Most people don’t realize that a balance bill can (and should) be negotiated.  Every step in the healthcare process has been negotiated by hospitals, providers, pharmacy benefit managers and even facilities.  The assumption that, we as the consumer, have no power to impact our out of pocket costs is blatantly wrong.  You may have heard that the Trump Administration and Congress are feverishly trying to find a way to mitigate “surprise bills” on the part of the consumer/patient. Ever heard the phrase “it’ll take an act of congress?”  Don’t wait for congress to figure out your personal situation, or you’ll be waiting… for a long time. 

  1. Don’t incur it in the first place 

The site apnews.com recently reported that 1 in 6 ER visits or hospital stays trigger a surprise bill.  The best way to overcome this is to not go to an ER or hospital unless absolutely necessary; and when you do STAY IN NETWORK.  The truth is, most incidents can be addressed in a Now Care or out patient facility. Even if you’re unsure (and you’re not currently bleeding out) start at a Now Care, this establishes your effort to not incur a surprise bill and communicates to the insurance company that you did everything in your power to “follow protocol,” but if this leads you to an ER or a hospital don’t fret about the bill, you have more control than you think.

2. Be your best advocate and learn about how billing works
Here’s the truth: in America, we have the greatest healthcare in the world with the (arguably) the most broken payment system. Kaiser Health news reported that 50% of bills are wrong.  Can I repeat that? Fifty percent, half, 1 in 2 bills are wrong.  What does this mean for you, a tremendous opportunity to protect your personal bottom line. 

We have a coding system that is intensely complex, realize that the code the billing office uses may or may not be covered by your insurance company.  On Mother’s Day I sliced my finger open and needed stitches, after finding an in-network (and open) facility, I checked in at the Now Care and in-take desk told me my insurance company didn’t cover a cut on my finger (really, that’s crazy, I know what my plan covers and what my co-pays are and they cover an injury like this), I politely asked her to try another CPT (Current Procedural Terminology) Code and try again.  She did that; one number different and, low and behold, my cut and stitches were covered at 100%.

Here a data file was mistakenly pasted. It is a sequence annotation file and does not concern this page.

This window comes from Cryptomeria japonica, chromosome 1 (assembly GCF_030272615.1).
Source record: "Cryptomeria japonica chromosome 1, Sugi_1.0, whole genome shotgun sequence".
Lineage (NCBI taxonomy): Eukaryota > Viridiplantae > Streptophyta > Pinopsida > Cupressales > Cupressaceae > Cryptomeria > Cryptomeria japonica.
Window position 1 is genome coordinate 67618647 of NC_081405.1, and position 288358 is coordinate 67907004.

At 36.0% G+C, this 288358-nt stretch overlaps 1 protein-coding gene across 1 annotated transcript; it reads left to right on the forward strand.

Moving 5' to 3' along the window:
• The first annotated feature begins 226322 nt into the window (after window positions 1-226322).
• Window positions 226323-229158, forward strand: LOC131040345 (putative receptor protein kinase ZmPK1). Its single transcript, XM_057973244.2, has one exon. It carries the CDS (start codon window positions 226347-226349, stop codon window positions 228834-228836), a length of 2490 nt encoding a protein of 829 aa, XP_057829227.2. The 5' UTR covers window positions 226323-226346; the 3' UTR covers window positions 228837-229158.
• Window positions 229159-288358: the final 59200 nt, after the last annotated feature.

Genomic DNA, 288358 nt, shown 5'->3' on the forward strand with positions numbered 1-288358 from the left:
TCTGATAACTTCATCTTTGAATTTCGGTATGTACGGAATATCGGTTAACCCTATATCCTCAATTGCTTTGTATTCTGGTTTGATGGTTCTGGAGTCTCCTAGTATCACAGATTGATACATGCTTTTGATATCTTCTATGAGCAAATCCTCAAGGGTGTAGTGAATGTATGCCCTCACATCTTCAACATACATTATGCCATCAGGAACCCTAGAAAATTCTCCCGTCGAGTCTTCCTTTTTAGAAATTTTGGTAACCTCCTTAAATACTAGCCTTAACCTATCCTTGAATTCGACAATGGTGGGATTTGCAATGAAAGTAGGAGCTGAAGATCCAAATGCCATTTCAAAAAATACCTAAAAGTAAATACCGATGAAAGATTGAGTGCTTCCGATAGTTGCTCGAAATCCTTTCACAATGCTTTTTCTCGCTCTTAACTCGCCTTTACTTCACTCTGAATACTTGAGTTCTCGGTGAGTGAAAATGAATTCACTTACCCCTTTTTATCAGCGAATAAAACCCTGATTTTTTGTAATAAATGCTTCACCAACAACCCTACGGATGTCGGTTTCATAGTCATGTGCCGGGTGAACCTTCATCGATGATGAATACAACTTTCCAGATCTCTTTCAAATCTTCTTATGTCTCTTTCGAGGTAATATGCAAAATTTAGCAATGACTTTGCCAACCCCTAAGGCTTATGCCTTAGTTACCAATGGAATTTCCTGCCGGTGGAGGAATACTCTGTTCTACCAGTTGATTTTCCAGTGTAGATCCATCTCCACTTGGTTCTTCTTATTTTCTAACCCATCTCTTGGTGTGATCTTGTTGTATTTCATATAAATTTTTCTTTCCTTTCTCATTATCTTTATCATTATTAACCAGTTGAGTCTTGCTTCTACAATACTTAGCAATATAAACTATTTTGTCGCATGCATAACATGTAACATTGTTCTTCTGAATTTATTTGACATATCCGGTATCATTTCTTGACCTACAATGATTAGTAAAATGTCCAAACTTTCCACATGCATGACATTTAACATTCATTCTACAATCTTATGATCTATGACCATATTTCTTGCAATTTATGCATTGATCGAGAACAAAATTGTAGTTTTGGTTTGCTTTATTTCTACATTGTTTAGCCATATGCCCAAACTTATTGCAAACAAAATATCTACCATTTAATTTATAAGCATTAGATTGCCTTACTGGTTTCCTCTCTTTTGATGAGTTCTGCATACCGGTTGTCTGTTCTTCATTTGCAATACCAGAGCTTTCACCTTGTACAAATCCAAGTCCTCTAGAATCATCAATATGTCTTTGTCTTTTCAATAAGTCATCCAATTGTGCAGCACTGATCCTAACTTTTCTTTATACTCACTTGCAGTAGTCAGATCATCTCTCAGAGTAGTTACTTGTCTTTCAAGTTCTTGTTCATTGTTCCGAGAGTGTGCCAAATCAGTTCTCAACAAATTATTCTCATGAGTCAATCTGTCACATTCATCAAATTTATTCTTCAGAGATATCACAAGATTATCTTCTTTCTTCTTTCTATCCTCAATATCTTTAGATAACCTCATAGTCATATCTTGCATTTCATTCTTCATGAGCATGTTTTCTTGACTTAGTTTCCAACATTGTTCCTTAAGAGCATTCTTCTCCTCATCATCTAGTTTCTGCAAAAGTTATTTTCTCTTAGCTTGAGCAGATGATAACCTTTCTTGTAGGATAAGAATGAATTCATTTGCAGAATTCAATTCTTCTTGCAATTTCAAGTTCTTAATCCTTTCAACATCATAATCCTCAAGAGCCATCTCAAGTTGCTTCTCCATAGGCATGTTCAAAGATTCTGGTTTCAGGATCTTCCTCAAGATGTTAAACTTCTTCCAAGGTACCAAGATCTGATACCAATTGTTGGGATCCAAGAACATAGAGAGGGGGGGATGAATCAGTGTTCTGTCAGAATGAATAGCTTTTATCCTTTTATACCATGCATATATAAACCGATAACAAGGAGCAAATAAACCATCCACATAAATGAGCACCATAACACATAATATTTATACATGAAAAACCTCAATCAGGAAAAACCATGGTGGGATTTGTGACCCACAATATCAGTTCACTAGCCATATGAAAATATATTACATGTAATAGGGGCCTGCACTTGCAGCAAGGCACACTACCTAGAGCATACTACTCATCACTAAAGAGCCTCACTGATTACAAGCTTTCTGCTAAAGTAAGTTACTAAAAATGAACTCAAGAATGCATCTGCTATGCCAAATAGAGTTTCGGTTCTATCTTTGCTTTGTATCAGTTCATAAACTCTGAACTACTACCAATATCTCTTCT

Having this presence of mind isn’t always possible when things are life threatening; when this is the case do everything in your power to still STAY IN NETWORK, and remember that after the fact we’ll have to do some due diligence.

3. Ask. Ask. Ask many more times.

Our personal research revealed a few things when trying to negotiate a balance bill:

First is that the facility/provider want their money, it costs them more to chase you than to accept a lower out of pocket. Use this to your advantage

Second, the majority of people you’ll ask about negotiating your balance bill DO NOT have the authority to impact it.

Third, it statistically took us five tries to get to the person who could actually make a call on reducing our out of pocket.

Fourth, once we got to the right person, asking to have the bill reduced in very general terms, led to a very small reduction, like ten percent.  When we came to the table and said, “we can give you half right now if you’ll reduce it” led to much more favorable results. Think about this like you’re negotiating with a used car salesman, its the salesman’s job to make as much money as possible for that car and its your job to keep as much as you can in your pocket. 

We are fortunate to live in America, where we can have provider attention sometimes in a matter of minutes and not months; where we can have surgery when it’s necessary, not based on a que.   All the political talk about healthcare is unlikely to impact us on a micro level for a very long time; and I don’t know about you but any time the government gets involved in decisions I make for myself and my family is unwelcome.  Take control of your health and of your own well-being both physically and financially instead of allowing lobbyists and politicians to decide how you’ll be impacted when you’re the most vulnerable.